Biosurfactants pp 158-169 | Cite as

Molecular Engineering Aspects for the Production of New and Modified Biosurfactants

  • Alexander Koglin
  • Volker Doetsch
  • Frank BernhardEmail author
Part of the Advances in Experimental Medicine and Biology book series (AEMB, volume 672)


Biosurfactants are of considerable industrial value as their high tenside activity in combination with their biocompatibility makes them attractive for many applications. In particular members of the lipopeptide family of biosurfactants contain significant potentials for the pharmaceutical industry due to their intrinsic antibiotic characteristics. The high frequency of lipopeptide (LP) production in common soil microorganisms in combination with the enormous structural diversity of the synthesized biosurfactants has created an abundant natural pool of compounds with potentially interesting properties. Unfortunately, the bioactivity of lipopetides against pathogenic microorganisms is often associated with problematic side effects that restrict or even prevent medically relevant applications. The accumulated knowledge of lipopetide biosynthesis and their frequent structural variations caused by natural genetic rearrangements has therefore motivated numerous approaches in order to manipulate biosurfactant composition and production mechanisms. This chapter will give an overview on current engineering strategies that aim to obtain lipopeptide biosurfactants with redesigned structures and optimized properties.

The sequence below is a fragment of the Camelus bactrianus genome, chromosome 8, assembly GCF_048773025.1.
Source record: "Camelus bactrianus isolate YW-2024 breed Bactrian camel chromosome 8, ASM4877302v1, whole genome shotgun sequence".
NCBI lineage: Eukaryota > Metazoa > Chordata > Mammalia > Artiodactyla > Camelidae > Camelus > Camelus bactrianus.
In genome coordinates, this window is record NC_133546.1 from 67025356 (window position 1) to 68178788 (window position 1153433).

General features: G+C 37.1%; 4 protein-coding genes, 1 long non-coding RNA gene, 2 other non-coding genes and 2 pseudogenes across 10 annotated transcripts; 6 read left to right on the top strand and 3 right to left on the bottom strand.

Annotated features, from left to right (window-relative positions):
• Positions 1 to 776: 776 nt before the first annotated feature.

Chem Biol Nonribosomal Peptide Synthetase Adenylation Domain Grow Peptide Chain NRPS Cluster 
These keywords were added by machine and not by the authors. This process is experimental and the keywords may be updated as the learning algorithm improves.


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Copyright information

© Landes Bioscience and Springer Science+Business Media 2010

Authors and Affiliations

  • Alexander Koglin
    • 1
  • Volker Doetsch
    • 2
  • Frank Bernhard
    • 2
    Email author
  1. 1.Department of Biological Chemistry and Molecular PharmacologyHarvard Medical SchoolBostonUSA
  2. 2.Centre for Biomolecular Magnetic ResonanceGoethe-University of Frankfurt/Main, Institute for Biophysical ChemistryFrankfurt/MainGermany

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